Fujii N; Boppart MD; Dufresne SD; Crowley PF; Jozsi AC; Sakamoto K; Yu H; Aschenbach WG; Kim S; Miyazaki H; Rui L; White MF; Hirshman MF; Goodyear LJ. 2004. Overexpression or ablation of JNK in skeletal muscle has no effect on glycogen synthase activity. Am J Physiol Cell Physiol 287(1):C200-8. [PubMed: 15013949]  [MGI Ref ID J:95346]

Gao Z; Zhang J; Kheterpal I; Kennedy N; Davis RJ; Ye J. 2011. Sirtuin 1 (SIRT1) protein degradation in response to persistent c-Jun N-terminal kinase 1 (JNK1) activation contributes to hepatic steatosis in obesity. J Biol Chem 286(25):22227-34. [PubMed: 21540183]  [MGI Ref ID J:174806]

Heinonen KM; Vanegas JR; Lew D; Krosl J; Perreault C. 2011. Wnt4 enhances murine hematopoietic progenitor cell expansion through a planar cell polarity-like pathway. PLoS One 6(4):e19279. [PubMed: 21541287]  [MGI Ref ID J:172379]

Hubner A; Barrett T; Flavell RA; Davis RJ. 2008. Multisite phosphorylation regulates Bim stability and apoptotic activity. Mol Cell 30(4):415-25. [PubMed: 18498746]  [MGI Ref ID J:137061]

Hubner A; Mulholland DJ; Standen CL; Karasarides M; Cavanagh-Kyros J; Barrett T; Chi H; Greiner DL; Tournier C; Sawyers CL; Flavell RA; Wu H; Davis RJ. 2012. JNK and PTEN cooperatively control the development of invasive adenocarcinoma of the prostate. Proc Natl Acad Sci U S A 109(30):12046-51. [PubMed: 22753496]  [MGI Ref ID J:186492]

Hunot S; Vila M; Teismann P; Davis RJ; Hirsch EC; Przedborski S; Rakic P; Flavell RA. 2004. JNK-mediated induction of cyclooxygenase 2 is required for neurodegeneration in a mouse model of Parkinson's disease. Proc Natl Acad Sci U S A 101(2):665-70. [PubMed: 14704277]  [MGI Ref ID J:87428]

Ijaz A; Tejada T; Catanuto P; Xia X; Elliot SJ; Lenz O; Jauregui A; Saenz MO; Molano RD; Pileggi A; Ricordi C; Fornoni A. 2009. Inhibition of C-jun N-terminal kinase improves insulin sensitivity but worsens albuminuria in experimental diabetes. Kidney Int 75(4):381-8. [PubMed: 18971923]  [MGI Ref ID J:162711]

Jaeschke A; Karasarides M; Ventura JJ; Ehrhardt A; Zhang C; Flavell RA; Shokat KM; Davis RJ. 2006. JNK2 is a positive regulator of the cJun transcription factor. Mol Cell 23(6):899-911. [PubMed: 16973441]  [MGI Ref ID J:112737]

Jaeschke A; Rincon M; Doran B; Reilly J; Neuberg D; Greiner DL; Shultz LD; Rossini AA; Flavell RA; Davis RJ. 2005. Disruption of the Jnk2 (Mapk9) gene reduces destructive insulitis and diabetes in a mouse model of type I diabetes. Proc Natl Acad Sci U S A 102(19):6931-5. [PubMed: 15867147]  [MGI Ref ID J:99056]

Joetham A; Ohnishi H; Okamoto M; Takeda K; Schedel M; Domenico J; Dakhama A; Gelfand EW. 2012. Loss of T regulatory cell suppression following signaling through glucocorticoid-induced tumor necrosis receptor (GITR) is dependent on c-Jun N-terminal kinase activation. J Biol Chem 287(21):17100-8. [PubMed: 22461627]  [MGI Ref ID J:185623]

Kelkar N; Delmotte MH; Weston CR; Barrett T; Sheppard BJ; Flavell RA; Davis RJ. 2003. Morphogenesis of the telencephalic commissure requires scaffold protein JNK-interacting protein 3 (JIP3). Proc Natl Acad Sci U S A 100(17):9843-8. [PubMed: 12897243]  [MGI Ref ID J:85160]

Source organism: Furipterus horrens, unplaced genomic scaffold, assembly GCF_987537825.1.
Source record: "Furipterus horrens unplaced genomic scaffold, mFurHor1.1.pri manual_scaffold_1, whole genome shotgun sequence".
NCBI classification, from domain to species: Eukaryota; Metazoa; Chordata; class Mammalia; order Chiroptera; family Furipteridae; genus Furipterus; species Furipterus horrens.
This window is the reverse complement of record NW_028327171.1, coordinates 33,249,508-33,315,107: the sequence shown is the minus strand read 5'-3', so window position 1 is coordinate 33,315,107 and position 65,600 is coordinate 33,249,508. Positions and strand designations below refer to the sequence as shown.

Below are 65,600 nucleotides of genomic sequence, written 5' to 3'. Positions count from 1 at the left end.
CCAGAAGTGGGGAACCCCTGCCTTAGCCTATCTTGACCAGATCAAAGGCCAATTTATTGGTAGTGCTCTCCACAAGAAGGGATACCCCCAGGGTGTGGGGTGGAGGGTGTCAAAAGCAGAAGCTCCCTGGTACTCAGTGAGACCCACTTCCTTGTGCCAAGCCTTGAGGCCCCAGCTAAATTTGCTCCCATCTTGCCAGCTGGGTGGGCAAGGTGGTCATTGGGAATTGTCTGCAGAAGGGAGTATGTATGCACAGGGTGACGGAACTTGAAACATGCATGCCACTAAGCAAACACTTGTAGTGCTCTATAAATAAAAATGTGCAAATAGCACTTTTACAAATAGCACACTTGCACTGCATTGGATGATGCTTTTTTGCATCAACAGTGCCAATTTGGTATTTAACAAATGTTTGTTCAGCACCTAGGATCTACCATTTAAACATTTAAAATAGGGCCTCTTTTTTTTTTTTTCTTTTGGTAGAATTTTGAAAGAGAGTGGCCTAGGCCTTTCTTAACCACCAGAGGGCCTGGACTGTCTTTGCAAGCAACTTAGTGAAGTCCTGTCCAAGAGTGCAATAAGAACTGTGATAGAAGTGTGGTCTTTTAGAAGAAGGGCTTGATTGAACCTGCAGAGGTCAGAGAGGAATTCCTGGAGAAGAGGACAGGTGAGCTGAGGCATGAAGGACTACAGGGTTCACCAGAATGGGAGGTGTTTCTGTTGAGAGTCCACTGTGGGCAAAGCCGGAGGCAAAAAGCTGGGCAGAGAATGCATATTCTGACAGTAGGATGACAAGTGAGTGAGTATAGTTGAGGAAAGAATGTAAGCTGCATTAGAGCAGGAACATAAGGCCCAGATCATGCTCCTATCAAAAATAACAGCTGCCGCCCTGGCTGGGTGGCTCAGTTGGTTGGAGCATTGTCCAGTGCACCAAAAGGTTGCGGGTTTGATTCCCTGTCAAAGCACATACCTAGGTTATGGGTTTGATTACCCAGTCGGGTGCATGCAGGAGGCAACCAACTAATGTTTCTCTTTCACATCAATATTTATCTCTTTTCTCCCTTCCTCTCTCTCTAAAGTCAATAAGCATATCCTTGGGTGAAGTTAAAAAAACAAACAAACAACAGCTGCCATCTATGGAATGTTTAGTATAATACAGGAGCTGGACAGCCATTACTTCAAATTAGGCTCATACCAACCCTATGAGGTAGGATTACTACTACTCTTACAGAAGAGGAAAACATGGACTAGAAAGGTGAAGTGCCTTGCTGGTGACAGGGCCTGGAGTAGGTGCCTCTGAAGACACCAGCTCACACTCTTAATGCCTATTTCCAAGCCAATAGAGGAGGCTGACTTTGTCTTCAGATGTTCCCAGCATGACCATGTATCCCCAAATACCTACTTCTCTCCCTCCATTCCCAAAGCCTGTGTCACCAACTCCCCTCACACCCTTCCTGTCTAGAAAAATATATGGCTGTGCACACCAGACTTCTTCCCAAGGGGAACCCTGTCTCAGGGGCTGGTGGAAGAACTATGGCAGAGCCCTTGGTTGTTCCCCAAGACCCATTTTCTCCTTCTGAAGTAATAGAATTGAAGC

Keramaris E; Ruzhynsky VA; Callaghan SM; Wong E; Davis RJ; Flavell R; Slack RS; Park DS. 2008. Required roles of Bax and JNKs in central and peripheral nervous system death of retinoblastoma-deficient mice. J Biol Chem 283(1):405-15. [PubMed: 17984095]  [MGI Ref ID J:130256]

Keramaris E; Vanderluit JL; Bahadori M; Mousavi K; Davis RJ; Flavell R; Slack RS; Park DS. 2005. c-Jun N-terminal kinase 3 deficiency protects neurons from axotomy-induced death in vivo through mechanisms independent of c-Jun phosphorylation. J Biol Chem 280(2):1132-41. [PubMed: 15528206]  [MGI Ref ID J:96192]

Kim L; Del Rio L; Butcher BA; Mogensen TH; Paludan SR; Flavell RA; Denkers EY. 2005. p38 MAPK autophosphorylation drives macrophage IL-12 production during intracellular infection. J Immunol 174(7):4178-84. [PubMed: 15778378]  [MGI Ref ID J:97936]

Kodama Y; Taura K; Miura K; Schnabl B; Osawa Y; Brenner DA. 2009. Antiapoptotic effect of c-Jun N-terminal Kinase-1 through Mcl-1 stabilization in TNF-induced hepatocyte apoptosis. Gastroenterology 136(4):1423-34. [PubMed: 19249395]  [MGI Ref ID J:148191]

Kontoyiannis D; Boulougouris G; Manoloukos M; Armaka M; Apostolaki M; Pizarro T; Kotlyarov A; Forster I; Flavell R; Gaestel M; Tsichlis P; Cominelli F; Kollias G. 2002. Genetic dissection of the cellular pathways and signaling mechanisms in modeled tumor necrosis factor-induced Crohn's-like inflammatory bowel disease. J Exp Med 196(12):1563-74. [PubMed: 12486099]  [MGI Ref ID J:108572]

Kuan CY; Whitmarsh AJ; Yang DD; Liao G; Schloemer AJ; Dong C; Bao J; Banasiak KJ; Haddad GG; Flavell RA; Davis RJ; Rakic P. 2003. A critical role of neural-specific JNK3 for ischemic apoptosis. Proc Natl Acad Sci U S A 100(25):15184-9. [PubMed: 14657393]  [MGI Ref ID J:86985]